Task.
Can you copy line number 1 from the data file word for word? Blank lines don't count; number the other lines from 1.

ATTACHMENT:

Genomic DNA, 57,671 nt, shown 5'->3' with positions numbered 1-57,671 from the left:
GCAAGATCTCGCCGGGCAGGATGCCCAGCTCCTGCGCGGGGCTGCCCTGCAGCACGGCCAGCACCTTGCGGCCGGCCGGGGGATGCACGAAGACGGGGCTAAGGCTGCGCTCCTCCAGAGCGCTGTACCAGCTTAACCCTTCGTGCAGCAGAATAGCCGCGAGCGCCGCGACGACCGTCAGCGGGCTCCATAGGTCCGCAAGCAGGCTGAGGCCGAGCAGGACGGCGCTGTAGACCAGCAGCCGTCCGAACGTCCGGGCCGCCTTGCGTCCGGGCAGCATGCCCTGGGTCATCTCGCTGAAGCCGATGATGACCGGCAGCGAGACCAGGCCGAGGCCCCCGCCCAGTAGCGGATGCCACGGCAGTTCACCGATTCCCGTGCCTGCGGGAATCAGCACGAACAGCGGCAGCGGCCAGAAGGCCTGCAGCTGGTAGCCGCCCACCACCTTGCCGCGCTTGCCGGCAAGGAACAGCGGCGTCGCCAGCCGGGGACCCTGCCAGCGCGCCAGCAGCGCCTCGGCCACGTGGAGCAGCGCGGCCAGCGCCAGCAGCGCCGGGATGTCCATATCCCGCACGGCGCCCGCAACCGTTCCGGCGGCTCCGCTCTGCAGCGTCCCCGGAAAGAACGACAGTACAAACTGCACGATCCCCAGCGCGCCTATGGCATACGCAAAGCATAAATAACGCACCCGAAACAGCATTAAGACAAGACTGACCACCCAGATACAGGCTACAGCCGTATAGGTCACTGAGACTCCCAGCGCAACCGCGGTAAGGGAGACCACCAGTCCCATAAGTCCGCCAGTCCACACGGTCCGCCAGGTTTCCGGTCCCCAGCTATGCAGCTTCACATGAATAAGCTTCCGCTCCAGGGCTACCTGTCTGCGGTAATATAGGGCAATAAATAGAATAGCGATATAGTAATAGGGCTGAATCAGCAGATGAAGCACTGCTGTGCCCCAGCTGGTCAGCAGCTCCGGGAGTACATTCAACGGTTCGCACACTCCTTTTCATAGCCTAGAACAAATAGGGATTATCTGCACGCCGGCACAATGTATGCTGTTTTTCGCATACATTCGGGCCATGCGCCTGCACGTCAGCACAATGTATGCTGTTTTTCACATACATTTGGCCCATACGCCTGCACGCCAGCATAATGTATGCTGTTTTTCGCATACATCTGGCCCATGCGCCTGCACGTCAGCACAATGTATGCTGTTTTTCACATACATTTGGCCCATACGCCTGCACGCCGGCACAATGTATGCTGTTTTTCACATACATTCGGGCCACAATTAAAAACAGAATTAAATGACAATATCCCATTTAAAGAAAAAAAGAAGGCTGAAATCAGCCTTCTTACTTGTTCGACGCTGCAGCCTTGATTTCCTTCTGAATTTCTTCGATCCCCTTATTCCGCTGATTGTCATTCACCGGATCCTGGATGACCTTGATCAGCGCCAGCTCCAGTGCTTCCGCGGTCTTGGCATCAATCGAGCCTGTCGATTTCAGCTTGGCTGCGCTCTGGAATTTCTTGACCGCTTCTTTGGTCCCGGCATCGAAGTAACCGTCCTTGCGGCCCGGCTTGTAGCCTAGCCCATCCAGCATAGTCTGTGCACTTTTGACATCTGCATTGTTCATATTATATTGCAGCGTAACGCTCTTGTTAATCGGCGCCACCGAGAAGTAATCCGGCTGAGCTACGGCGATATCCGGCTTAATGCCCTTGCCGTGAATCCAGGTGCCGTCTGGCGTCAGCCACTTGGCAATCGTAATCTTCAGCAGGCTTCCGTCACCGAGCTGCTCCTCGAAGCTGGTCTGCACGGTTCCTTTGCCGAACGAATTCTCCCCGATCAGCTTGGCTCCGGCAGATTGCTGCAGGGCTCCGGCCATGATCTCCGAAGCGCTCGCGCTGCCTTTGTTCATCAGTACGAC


Genomic DNA, 57,671 nt, shown 5'->3' with positions numbered 1-57,671 from the left: